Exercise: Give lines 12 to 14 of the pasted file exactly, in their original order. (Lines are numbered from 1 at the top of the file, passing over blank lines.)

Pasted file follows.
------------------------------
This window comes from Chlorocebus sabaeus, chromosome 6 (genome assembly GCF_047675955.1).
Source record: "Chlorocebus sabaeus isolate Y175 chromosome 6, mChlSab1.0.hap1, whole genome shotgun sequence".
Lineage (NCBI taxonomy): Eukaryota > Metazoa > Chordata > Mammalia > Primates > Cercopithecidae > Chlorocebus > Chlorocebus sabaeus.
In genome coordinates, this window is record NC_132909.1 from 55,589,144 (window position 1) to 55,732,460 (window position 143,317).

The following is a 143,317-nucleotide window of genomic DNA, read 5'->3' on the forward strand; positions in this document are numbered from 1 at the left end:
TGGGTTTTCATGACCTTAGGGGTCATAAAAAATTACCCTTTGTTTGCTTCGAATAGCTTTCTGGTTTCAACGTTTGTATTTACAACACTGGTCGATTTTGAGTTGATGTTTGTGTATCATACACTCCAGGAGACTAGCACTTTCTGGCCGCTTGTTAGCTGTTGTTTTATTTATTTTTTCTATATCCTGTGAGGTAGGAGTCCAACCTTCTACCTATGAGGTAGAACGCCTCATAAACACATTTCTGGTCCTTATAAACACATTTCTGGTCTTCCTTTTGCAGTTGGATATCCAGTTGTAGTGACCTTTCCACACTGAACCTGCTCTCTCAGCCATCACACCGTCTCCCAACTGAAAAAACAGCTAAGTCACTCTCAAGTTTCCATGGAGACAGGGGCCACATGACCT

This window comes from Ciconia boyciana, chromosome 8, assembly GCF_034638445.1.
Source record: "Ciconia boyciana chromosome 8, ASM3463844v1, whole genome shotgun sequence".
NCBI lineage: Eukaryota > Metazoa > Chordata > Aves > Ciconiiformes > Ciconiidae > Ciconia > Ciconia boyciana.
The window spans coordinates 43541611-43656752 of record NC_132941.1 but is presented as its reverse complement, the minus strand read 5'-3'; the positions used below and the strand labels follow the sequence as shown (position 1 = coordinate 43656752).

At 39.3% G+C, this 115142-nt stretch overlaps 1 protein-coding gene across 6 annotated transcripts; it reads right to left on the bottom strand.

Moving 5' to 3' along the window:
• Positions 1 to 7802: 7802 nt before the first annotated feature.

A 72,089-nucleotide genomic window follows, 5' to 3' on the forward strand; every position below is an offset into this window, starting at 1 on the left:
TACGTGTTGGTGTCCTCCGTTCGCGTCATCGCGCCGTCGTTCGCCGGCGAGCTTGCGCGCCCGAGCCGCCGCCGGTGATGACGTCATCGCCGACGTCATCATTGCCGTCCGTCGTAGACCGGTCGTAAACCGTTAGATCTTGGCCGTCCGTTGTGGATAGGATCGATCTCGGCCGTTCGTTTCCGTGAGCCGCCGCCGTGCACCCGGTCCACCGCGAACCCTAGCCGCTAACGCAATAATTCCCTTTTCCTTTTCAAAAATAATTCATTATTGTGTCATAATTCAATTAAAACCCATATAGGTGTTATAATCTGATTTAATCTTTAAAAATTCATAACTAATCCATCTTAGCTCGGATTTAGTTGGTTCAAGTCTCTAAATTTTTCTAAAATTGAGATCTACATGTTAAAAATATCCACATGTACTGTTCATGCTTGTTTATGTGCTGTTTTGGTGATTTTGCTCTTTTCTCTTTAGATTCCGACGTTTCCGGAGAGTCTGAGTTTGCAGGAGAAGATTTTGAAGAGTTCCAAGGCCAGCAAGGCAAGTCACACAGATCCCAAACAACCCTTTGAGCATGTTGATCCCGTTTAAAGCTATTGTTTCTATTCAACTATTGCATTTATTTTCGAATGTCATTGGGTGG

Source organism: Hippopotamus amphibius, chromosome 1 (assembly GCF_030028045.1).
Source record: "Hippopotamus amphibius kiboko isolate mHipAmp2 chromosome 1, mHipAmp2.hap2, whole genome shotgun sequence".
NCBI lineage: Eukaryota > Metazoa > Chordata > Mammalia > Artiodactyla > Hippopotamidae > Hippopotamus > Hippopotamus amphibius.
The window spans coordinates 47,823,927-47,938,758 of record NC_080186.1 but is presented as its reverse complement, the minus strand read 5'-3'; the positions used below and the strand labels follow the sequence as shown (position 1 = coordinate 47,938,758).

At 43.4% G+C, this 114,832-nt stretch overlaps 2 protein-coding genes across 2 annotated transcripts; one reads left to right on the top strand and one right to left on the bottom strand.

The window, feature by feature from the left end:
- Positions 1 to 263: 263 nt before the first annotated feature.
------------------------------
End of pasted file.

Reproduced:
Moving 5' to 3' along the window:
• Positions 1 to 7802: 7802 nt before the first annotated feature.

A 72,089-nucleotide genomic window follows, 5' to 3' on the forward strand; every position below is an offset into this window, starting at 1 on the left: